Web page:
In essence, Chapman is arguing that identification is unique among facts required for conviction, in that (in his view) it can be established exclusively through direct, incourt testimony, and never through circumstantial evidence. That is an interesting theory, but it is not one for which we find any support in the law. Though in-court identification is preferred to prove identity, it is not required if the defendant's identity can be inferred from the circumstances. See United States v. Prieto, 549 F.3d 513, 525 (7th Cir.2008). A good example of circumstantial proof of identity can be found in United States v. Weed, in which we upheld the conviction without in-court identification of a person who was caught carrying some $28,000 in German and U.S. currency through customs after he answered “no” to the question whether he was carrying over $5,000 in currency. 689 F.2d 752, 753–54 (7th Cir.1982). Despite the lack of in-court identification, we were satisfied that identity could be inferred because none of the witnesses ever hinted that the man on trial was not the same Weed that they had stopped with the currency. Both the prosecution and defense counsel referred to Weed as the person involved in the events, and defense counsel never objected to the prosecution's references to Weed as the accused. Id. at 755–56.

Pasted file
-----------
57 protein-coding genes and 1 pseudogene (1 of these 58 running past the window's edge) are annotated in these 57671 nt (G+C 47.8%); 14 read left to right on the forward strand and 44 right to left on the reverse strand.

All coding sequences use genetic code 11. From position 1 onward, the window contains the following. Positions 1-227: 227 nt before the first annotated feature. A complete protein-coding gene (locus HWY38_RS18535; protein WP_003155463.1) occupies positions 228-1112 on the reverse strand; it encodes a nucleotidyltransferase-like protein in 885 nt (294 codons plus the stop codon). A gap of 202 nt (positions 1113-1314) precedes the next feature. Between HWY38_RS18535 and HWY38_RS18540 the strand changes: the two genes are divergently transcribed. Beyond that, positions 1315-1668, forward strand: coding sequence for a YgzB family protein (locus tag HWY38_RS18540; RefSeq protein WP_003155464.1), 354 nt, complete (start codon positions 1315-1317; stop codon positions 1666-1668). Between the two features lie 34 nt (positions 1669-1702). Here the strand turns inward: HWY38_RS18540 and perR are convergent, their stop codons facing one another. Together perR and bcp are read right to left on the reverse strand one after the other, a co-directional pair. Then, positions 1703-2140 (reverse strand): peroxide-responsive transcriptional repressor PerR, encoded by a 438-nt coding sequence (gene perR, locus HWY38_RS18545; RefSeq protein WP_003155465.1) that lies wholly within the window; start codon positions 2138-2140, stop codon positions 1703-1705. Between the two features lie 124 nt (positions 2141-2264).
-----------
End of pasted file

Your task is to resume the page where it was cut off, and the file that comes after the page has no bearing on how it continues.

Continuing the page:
In the final analysis, the defendant's identity is nothing more or less than an element that must be established beyond a reasonable doubt in order to demonstrate guilt. That is, of course, a demanding standard, and if there were any reason to think that the “Chapman” in the courtroom was not the same “Chapman” involved in the scheme, the defense was free to make this argument, and the prosecution would have borne the risk of uncertainty. Identity, in short, is not a unique issue that can be proved only by someone pointing a finger at the defendant in the courtroom. Indeed, the Federal Rules of Evidence allow for a variety of means of proving identity: it is a permissible use of “other acts” evidence under Rule 404(b)(2), and Rule 901(b) lists several ways by which evidence can be linked to a defendant beyond direct witness testimony, including handwriting and voice comparisons, distinctive characteristics, and telephone records. If the evidence at trial was sufficient to permit jurors to find beyond a reasonable doubt that the man seated at the defense table was the same person referred to in the account of the offense, then there is no reason to overturn the jury's conviction based on the government's alleged failure to prove identity.